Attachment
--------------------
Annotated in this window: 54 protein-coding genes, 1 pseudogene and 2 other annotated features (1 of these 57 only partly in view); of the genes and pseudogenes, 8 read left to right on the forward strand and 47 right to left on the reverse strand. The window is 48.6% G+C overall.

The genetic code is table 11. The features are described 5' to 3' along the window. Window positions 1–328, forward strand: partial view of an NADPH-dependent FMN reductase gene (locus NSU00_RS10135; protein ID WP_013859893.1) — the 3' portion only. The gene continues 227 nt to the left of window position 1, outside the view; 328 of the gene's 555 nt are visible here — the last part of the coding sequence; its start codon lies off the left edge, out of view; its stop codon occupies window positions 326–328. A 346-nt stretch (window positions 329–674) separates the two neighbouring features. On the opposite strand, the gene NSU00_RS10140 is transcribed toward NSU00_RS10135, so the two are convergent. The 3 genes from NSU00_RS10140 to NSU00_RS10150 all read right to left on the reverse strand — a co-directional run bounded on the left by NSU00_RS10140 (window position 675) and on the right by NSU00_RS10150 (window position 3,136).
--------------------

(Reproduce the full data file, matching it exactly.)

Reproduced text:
Annotated in this window: 54 protein-coding genes, 1 pseudogene and 2 other annotated features (1 of these 57 only partly in view); of the genes and pseudogenes, 8 read left to right on the forward strand and 47 right to left on the reverse strand. The window is 48.6% G+C overall.

The genetic code is table 11. The features are described 5' to 3' along the window. Window positions 1–328, forward strand: partial view of an NADPH-dependent FMN reductase gene (locus NSU00_RS10135; protein ID WP_013859893.1) — the 3' portion only. The gene continues 227 nt to the left of window position 1, outside the view; 328 of the gene's 555 nt are visible here — the last part of the coding sequence; its start codon lies off the left edge, out of view; its stop codon occupies window positions 326–328. A 346-nt stretch (window positions 329–674) separates the two neighbouring features. On the opposite strand, the gene NSU00_RS10140 is transcribed toward NSU00_RS10135, so the two are convergent. The 3 genes from NSU00_RS10140 to NSU00_RS10150 all read right to left on the reverse strand — a co-directional run bounded on the left by NSU00_RS10140 (window position 675) and on the right by NSU00_RS10150 (window position 3,136).